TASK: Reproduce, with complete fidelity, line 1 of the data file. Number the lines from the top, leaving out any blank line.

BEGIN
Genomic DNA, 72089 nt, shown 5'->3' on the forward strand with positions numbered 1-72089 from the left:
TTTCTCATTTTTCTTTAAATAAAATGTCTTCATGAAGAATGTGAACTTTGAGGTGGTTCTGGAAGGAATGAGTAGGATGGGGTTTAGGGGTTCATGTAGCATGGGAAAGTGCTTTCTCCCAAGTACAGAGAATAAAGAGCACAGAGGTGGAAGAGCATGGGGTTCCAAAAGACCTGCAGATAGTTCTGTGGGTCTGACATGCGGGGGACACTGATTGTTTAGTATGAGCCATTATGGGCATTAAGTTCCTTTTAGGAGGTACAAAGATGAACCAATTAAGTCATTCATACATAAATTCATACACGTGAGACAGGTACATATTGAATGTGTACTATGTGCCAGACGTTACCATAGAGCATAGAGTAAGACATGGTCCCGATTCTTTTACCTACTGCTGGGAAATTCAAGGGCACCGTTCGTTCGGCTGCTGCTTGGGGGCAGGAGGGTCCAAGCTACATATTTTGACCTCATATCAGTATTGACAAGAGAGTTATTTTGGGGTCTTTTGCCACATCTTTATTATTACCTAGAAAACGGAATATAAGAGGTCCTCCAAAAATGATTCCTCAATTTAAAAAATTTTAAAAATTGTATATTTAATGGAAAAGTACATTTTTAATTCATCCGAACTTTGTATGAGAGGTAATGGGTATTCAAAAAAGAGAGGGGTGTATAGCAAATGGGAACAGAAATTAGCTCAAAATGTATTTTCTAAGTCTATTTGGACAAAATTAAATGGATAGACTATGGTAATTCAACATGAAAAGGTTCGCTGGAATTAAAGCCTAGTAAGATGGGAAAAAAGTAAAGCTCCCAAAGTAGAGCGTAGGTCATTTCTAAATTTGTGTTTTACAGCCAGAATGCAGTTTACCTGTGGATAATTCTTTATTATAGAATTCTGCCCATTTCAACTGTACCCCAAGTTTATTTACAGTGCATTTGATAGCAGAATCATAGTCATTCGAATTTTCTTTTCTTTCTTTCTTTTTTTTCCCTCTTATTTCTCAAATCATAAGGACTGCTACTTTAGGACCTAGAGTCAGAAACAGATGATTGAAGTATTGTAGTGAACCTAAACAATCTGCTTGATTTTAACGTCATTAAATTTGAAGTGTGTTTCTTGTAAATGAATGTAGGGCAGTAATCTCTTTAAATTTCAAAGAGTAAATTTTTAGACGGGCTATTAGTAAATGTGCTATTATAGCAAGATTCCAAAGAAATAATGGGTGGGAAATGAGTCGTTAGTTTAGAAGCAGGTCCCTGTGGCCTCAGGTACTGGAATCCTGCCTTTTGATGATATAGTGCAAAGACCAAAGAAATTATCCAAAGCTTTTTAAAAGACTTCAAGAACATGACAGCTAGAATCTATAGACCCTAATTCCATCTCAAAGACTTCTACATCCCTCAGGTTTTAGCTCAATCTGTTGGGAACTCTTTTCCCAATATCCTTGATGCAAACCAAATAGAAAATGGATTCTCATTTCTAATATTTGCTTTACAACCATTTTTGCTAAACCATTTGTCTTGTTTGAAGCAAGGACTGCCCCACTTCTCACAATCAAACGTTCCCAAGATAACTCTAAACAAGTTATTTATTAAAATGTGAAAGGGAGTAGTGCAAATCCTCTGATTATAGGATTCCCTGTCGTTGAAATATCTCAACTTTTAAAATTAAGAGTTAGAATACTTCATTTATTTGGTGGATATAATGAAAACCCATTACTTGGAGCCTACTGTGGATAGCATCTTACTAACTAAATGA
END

Genomic DNA, 72089 nt, shown 5'->3' on the forward strand with positions numbered 1-72089 from the left: